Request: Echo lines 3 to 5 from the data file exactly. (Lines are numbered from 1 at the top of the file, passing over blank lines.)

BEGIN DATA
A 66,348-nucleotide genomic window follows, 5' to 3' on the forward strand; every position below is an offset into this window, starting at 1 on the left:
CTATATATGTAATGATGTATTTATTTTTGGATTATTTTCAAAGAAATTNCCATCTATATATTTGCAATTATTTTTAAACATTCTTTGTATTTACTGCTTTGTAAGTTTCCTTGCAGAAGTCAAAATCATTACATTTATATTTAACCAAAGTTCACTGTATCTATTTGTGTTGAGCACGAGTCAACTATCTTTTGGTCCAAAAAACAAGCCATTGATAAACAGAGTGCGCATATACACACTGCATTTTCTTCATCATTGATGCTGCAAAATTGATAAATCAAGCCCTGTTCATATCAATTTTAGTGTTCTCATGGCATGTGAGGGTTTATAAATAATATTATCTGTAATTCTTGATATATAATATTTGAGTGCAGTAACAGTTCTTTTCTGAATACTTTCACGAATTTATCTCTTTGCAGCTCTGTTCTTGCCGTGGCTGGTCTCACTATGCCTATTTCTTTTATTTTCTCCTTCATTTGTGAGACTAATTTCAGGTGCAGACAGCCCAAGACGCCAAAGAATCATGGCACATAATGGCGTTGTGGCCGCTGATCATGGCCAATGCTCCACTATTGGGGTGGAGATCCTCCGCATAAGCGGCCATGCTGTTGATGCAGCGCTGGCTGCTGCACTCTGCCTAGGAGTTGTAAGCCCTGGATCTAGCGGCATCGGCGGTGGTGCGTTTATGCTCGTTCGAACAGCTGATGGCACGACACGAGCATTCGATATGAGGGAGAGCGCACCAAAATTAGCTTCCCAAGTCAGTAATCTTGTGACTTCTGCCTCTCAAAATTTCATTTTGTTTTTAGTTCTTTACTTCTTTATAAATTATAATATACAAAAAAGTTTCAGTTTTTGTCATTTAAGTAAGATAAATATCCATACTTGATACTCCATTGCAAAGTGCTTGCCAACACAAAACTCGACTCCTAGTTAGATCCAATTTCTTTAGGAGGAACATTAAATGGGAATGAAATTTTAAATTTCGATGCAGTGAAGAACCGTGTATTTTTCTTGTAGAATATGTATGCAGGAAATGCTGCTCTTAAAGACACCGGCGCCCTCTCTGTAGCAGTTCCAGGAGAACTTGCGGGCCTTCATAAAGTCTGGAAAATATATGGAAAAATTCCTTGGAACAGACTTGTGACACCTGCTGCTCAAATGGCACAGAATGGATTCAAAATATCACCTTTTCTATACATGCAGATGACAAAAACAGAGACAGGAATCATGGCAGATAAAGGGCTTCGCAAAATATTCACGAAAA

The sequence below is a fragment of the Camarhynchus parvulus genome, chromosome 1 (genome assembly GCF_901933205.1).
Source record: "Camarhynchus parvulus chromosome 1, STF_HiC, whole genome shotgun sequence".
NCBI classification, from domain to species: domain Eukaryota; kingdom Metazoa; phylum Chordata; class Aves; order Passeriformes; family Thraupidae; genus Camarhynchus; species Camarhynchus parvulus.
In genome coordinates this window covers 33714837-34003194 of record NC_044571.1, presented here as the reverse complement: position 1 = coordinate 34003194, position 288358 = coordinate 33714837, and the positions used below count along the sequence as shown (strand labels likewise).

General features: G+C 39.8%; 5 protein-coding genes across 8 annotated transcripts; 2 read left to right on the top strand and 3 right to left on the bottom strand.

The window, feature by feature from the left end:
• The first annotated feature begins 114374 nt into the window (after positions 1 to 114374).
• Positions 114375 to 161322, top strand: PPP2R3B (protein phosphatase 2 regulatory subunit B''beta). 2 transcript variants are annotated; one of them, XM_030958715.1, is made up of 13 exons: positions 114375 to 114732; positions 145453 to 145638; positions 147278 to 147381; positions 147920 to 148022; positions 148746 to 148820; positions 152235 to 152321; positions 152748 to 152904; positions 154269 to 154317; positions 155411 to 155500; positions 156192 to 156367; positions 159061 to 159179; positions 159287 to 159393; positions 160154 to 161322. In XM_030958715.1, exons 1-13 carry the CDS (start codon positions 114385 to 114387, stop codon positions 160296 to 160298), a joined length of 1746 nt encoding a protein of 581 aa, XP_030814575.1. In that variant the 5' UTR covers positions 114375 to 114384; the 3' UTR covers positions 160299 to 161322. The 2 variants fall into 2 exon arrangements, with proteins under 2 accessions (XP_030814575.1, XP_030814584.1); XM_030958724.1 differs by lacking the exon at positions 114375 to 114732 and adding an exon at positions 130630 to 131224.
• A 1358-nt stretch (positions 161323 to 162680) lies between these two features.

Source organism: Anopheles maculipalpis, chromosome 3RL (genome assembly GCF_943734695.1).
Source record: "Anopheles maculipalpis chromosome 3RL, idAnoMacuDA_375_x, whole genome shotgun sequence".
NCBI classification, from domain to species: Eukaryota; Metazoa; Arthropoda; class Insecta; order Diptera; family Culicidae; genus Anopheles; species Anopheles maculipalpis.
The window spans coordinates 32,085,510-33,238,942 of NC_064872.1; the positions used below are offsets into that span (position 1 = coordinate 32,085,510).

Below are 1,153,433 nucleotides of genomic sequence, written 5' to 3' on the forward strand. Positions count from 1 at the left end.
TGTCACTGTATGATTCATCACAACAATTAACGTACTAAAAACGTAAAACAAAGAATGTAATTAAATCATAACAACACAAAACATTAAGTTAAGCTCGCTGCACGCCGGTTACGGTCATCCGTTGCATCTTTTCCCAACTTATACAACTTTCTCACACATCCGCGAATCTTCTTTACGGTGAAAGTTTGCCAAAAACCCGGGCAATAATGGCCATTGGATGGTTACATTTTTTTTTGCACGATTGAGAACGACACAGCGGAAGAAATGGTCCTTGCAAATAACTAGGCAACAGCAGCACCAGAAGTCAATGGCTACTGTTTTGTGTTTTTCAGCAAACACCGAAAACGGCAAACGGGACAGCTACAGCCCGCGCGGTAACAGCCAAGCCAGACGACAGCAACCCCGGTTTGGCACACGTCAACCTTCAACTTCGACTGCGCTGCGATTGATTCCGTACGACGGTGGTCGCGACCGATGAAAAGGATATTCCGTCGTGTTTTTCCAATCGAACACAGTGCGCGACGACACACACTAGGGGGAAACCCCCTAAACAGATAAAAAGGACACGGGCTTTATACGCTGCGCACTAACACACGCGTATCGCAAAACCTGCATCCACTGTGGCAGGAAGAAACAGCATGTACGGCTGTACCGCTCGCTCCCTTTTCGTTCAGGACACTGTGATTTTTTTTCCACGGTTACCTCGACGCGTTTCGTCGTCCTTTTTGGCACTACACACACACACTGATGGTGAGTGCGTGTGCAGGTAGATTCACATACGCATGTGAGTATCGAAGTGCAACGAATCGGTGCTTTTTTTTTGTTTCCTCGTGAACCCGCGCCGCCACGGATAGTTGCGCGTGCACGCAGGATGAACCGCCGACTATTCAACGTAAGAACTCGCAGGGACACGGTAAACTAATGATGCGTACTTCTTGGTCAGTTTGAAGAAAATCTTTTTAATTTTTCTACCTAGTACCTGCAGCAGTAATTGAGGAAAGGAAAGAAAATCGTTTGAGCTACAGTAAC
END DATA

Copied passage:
The sequence below is a fragment of the Camarhynchus parvulus genome, chromosome 1 (genome assembly GCF_901933205.1).
Source record: "Camarhynchus parvulus chromosome 1, STF_HiC, whole genome shotgun sequence".
NCBI classification, from domain to species: domain Eukaryota; kingdom Metazoa; phylum Chordata; class Aves; order Passeriformes; family Thraupidae; genus Camarhynchus; species Camarhynchus parvulus.